Along with announcing the rebrand to Meta, Zuckerberg introduced the company’s concept of the metaverse — “a set of interconnected digital spaces that lets you do things you can’t do in the physical world. Importantly, it’ll be characterized by social presence, the feeling that you’re right there with another person, no matter where in the world you happen to be.” It’s safe to say the concept has fallen flat in the eyes of US adults. About 7 in 10 (68%) say they are not interested in the project. This point of view is shared across all demographic groups but articulated most by women (73%) and Baby Boomers (84%). 

Source for the above

Futurism.com has this to say (where the title of this post comes from)

Meta Roasted

Turns out at least one major marketing expert agrees with what the plebeian public already knows — Mark Zuckerberg may not be able to pull off this Metaverse thing.

On a new new episode of Vox’s Pivot podcast with Kara Swisher, renowned NYU marketing professor Scott Galloway laid the cards on the table. While he gave Zuckerberg credit for being a “visionary” who’s doing the right things to try and pivot a sinking ship — aka Meta-formerly-known-as-Facebook, which is now losing active users for the first time ever — but he’s not convinced that its Metaverse is headed in the right direction.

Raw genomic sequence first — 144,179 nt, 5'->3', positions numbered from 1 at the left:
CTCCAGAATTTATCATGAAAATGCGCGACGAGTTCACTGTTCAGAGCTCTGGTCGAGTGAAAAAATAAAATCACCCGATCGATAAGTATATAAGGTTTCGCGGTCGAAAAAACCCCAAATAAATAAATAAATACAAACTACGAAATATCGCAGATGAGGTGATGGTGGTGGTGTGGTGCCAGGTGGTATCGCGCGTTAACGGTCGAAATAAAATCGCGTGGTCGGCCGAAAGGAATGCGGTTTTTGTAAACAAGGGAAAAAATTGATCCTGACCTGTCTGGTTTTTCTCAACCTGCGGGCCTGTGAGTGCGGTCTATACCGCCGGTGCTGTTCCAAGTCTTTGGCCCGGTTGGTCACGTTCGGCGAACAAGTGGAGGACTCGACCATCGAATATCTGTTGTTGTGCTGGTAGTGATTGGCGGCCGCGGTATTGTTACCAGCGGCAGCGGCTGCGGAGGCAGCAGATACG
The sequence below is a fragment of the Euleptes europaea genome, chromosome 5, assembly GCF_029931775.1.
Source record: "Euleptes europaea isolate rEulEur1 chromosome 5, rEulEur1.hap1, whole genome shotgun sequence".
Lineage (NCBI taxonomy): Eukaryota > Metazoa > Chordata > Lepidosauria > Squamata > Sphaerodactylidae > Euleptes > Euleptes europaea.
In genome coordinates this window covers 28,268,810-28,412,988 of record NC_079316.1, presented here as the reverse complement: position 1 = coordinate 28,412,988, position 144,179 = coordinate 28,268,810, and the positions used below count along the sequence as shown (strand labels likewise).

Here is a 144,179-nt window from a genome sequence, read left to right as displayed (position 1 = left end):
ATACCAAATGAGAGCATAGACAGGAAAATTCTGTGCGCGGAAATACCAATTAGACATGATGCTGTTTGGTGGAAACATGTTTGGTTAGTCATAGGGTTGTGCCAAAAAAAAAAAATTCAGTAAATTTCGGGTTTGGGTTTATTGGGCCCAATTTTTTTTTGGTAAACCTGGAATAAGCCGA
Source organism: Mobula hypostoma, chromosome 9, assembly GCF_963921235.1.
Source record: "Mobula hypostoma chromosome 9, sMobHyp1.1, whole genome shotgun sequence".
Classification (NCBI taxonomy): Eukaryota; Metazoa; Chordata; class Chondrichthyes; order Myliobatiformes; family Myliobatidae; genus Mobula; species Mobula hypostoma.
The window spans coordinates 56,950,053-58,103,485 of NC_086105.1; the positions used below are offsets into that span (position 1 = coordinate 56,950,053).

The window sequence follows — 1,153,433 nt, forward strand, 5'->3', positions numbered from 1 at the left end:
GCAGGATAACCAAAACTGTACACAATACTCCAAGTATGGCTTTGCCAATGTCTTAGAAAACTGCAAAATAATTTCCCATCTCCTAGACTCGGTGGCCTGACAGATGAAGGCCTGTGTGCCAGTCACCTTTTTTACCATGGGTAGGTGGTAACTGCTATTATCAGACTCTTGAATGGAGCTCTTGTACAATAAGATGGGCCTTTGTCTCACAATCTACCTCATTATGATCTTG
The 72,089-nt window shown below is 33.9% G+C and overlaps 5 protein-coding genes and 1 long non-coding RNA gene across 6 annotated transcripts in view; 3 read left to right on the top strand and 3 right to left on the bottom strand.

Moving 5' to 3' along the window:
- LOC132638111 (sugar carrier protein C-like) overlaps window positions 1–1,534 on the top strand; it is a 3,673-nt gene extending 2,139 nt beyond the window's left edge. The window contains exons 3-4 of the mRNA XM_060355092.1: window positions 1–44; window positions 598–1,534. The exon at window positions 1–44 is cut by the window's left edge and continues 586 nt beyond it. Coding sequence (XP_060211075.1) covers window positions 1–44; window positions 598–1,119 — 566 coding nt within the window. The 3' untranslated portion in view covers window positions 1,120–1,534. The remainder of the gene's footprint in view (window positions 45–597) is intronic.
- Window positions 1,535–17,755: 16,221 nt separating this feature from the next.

“If he pulls it off, it’ll be one of the most impressive feats in — not even corporate renewal — but vision around maintaining growth,” Galloway said during the podcast. “I don’t think they’re going to. I think this thing is already a giant flaming bag of shit.”

Form Factor

Part of Zuckerberg’s problem, according to Galloway, is that Meta’s Quest headset, previously known as Oculus, is still way too clunky to impress Meta’s target audience.